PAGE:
In 2008, Misganaw Eticha was looking for a partner to help address the needs of children living in Ethiopia. He was leading a nascent group called Stand for Vulnerable Organization (SVO), which had been established only three years prior, employed a full-time staff of three, and had no prior experience with global partnerships.
Eticha, who grew up in poverty in Ethiopia and went on to earn a master’s degree in development studies, was referred to a team led by Kathryn Whetten, Ph.D., a Duke professor who directs the Center for Health Policy and Inequalities Research in the Duke Global Health Institute. Whetten’s group was also doing work in the country as part of the Positive Outcomes for Orphans (POFO) project, a study aimed at understanding the experiences of orphans, separated children, and their caregivers across five low- and middle-income countries.
The meeting launched a 15-year collaboration that has deepened and flourished even in the face of political upheaval, leading to joint projects that are benefitting the socioeconomic stability and physical and mental health of Ethiopian youth and their families.
“Our partnership with Duke University grounded our organization administratively, managerially, and in project implementation capacity,” says Eticha, SVO’s founder and executive director.
But even more, the Duke-SVO partnership has provided a model for how research institutions can conduct community-led work in collaboration with local organizations. In global health, where even well-intentioned collaborations often fail to benefit local communities, it stands out as a rare partnership where everyone is happy.
Building Capacity and Innovation
Duke signed an agreement to work with SVO in May 2009. Given that SVO was still relatively new, the Duke researchers put an emphasis on capacity building – providing technology, training staff on research protocols, and setting up organizational systems.
While Duke played a critical role in technical assistance, it allowed SVO to take the lead on innovation. As one example, SVO designed a microfinancing scheme aimed at preventing child poverty by empowering their guardians. SVO organized self-help groups where members foster self-sufficiency and family management skills.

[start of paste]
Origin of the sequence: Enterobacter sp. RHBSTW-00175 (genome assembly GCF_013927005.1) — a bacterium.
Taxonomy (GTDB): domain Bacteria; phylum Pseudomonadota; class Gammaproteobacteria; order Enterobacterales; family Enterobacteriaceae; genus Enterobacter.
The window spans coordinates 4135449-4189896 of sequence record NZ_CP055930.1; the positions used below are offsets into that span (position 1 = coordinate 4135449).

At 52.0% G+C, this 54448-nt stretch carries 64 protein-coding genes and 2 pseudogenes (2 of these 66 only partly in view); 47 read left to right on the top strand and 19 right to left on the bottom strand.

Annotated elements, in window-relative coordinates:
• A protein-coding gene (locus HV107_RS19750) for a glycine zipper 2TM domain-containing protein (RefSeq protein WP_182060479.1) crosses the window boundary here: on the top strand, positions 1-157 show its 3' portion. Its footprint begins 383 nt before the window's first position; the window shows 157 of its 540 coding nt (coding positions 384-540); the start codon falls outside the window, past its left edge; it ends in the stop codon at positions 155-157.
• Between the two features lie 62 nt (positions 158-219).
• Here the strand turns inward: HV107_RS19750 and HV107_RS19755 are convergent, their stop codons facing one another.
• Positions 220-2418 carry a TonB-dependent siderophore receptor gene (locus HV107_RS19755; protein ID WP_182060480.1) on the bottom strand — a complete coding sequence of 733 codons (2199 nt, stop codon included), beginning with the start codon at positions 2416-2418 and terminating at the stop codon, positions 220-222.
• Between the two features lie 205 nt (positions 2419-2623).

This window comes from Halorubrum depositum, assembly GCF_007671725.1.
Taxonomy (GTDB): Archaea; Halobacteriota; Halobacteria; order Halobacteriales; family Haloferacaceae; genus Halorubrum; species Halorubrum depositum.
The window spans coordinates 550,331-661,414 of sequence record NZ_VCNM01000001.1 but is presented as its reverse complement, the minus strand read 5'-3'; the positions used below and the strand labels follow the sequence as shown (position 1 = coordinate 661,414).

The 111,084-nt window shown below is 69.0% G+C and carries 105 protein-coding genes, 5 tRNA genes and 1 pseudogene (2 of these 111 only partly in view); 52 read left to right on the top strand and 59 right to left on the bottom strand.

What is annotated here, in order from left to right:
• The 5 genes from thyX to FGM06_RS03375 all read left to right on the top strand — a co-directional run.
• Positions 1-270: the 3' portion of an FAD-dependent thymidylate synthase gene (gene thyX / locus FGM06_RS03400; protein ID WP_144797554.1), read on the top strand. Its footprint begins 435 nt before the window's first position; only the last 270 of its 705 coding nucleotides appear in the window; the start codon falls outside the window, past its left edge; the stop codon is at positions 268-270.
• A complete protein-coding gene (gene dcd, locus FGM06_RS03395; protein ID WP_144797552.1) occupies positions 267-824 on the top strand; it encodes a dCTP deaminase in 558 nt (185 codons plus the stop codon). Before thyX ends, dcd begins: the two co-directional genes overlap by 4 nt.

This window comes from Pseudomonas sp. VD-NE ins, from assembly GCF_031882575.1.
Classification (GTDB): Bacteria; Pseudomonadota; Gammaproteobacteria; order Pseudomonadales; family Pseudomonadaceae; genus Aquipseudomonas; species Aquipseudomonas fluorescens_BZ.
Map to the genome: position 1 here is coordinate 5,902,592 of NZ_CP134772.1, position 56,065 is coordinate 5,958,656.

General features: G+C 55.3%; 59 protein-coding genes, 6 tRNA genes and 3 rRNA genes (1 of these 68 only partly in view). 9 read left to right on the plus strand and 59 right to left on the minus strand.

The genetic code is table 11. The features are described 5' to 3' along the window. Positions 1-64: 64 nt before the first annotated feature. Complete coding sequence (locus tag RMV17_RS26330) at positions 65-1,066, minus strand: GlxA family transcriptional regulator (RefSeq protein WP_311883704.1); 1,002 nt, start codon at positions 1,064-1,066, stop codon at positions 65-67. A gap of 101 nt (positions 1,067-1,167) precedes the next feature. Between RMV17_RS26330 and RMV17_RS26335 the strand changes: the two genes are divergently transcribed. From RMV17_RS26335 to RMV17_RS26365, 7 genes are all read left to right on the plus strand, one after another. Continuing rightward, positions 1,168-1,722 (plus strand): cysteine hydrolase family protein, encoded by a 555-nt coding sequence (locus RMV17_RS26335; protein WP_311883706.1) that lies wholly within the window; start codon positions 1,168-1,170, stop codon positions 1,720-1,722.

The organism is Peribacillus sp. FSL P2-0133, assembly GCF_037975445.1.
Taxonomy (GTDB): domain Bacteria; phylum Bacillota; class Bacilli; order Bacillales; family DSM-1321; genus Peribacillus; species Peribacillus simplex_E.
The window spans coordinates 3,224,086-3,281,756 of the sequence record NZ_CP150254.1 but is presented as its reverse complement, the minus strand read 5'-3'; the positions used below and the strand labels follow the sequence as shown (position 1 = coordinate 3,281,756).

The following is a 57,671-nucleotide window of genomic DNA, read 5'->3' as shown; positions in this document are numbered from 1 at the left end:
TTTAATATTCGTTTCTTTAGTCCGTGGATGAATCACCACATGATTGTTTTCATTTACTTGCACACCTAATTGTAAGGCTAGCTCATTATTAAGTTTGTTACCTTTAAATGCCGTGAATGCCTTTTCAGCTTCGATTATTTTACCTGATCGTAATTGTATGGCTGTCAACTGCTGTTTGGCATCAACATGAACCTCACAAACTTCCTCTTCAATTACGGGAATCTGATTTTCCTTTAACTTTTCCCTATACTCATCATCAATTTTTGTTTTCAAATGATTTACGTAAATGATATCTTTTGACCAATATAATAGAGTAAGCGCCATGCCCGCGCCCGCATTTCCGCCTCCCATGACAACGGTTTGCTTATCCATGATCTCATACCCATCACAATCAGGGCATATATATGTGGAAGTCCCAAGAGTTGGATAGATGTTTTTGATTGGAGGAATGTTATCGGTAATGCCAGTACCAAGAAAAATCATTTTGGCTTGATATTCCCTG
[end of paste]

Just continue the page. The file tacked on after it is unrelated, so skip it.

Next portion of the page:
When group members make a certain amount of money, SVO adds an equal amount to a joint bank account, encouraging the group to work collectively toward goals. Women in one self-help group pooled funds from their joint accounts to purchase five grain mills, which they have been using to generate income for the past few years.
Another of SVO’s innovations is the Development Village, where six children live under the care of one guardian on a mixed-use development with residential homes, a clinic, and a library. The design of both the microfinancing scheme and the Development Village were informed by findings from the Duke POFO project, which has generated nearly 20 years of evidence for interventions that support children’s health and wellbeing.
Eticha says one of the unique aspects of working with the Duke team has been its focus on knowledge transfer, while many other partners are geared primarily toward providing services. He says Duke’s work on the project has influenced policymakers to “go in the right direction” when devising services for children.
“The research being undertaken by Duke University provides evidence-based information both to policymakers and service providers to address the needs of children,” he says.
The sharpest test of Duke’s partnership with SVO, however, may have come in the past few years, as the Ethiopian government has cracked down on foreign agencies operating in the country as part of its effort to quell a rebellion in the Tigray region. In 2021, the government suspended the work of three international aid organizations, accusing them of aiding rebels.
While suspicion about foreign influence continues to make it difficult for many NGOs to operate in Ethiopia, Whetten says Duke’s focus on community-driven leadership has allowed its work with SVO to go on.
“The government kicked out all foreign NGOs and most Ethiopian NGOs because they were associated with foreigners,” she says. “They allowed us to stay because we [Duke] were clearly not in control. We were allowed to stay and help them [SVO] build, but really, it was their creativity. What we can do now is to learn from that.”
Eticha echoes this perspective. “The leadership of Duke University considers SVO as its working partner, not only as the recipient of funds,” he says.
When asked what advice he would give future researchers coming into Ethiopia, he again stresses the two-way nature of true partnerships: “Have good intention and passion to transform the target of your research: do not focus only on the result but on the long-term impact that result would bring in transforming the lives of the research targets.”
The POFO project, which is in its last year of data collection, has influenced policies regarding the care of orphaned and separated children around the globe. Its findings have helped shape the United Nations Alternative Care Guidelines, which have been adopted by the vast majority of nations. The project has also produced guidelines to assess the quality of residential care facilities, as well as interventions to address trauma and grief among orphaned children.